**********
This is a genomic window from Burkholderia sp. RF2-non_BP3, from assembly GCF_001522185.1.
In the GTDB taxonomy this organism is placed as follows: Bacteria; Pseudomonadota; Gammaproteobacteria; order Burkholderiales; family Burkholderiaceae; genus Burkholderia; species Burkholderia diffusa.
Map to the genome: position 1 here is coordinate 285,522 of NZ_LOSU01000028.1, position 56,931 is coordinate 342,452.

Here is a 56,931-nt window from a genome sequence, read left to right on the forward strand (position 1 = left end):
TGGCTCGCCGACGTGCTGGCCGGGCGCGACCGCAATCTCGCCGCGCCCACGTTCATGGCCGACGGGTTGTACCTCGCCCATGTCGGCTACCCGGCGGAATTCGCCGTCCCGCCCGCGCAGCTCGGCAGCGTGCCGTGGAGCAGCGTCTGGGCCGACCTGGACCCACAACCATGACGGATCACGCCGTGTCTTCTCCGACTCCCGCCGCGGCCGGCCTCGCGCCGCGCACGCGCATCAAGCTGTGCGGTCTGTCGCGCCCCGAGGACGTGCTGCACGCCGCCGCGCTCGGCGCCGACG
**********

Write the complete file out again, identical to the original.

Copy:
This is a genomic window from Burkholderia sp. RF2-non_BP3, from assembly GCF_001522185.1.
In the GTDB taxonomy this organism is placed as follows: Bacteria; Pseudomonadota; Gammaproteobacteria; order Burkholderiales; family Burkholderiaceae; genus Burkholderia; species Burkholderia diffusa.
Map to the genome: position 1 here is coordinate 285,522 of NZ_LOSU01000028.1, position 56,931 is coordinate 342,452.

Here is a 56,931-nt window from a genome sequence, read left to right on the forward strand (position 1 = left end):
TGGCTCGCCGACGTGCTGGCCGGGCGCGACCGCAATCTCGCCGCGCCCACGTTCATGGCCGACGGGTTGTACCTCGCCCATGTCGGCTACCCGGCGGAATTCGCCGTCCCGCCCGCGCAGCTCGGCAGCGTGCCGTGGAGCAGCGTCTGGGCCGACCTGGACCCACAACCATGACGGATCACGCCGTGTCTTCTCCGACTCCCGCCGCGGCCGGCCTCGCGCCGCGCACGCGCATCAAGCTGTGCGGTCTGTCGCGCCCCGAGGACGTGCTGCACGCCGCCGCGCTCGGCGCCGACG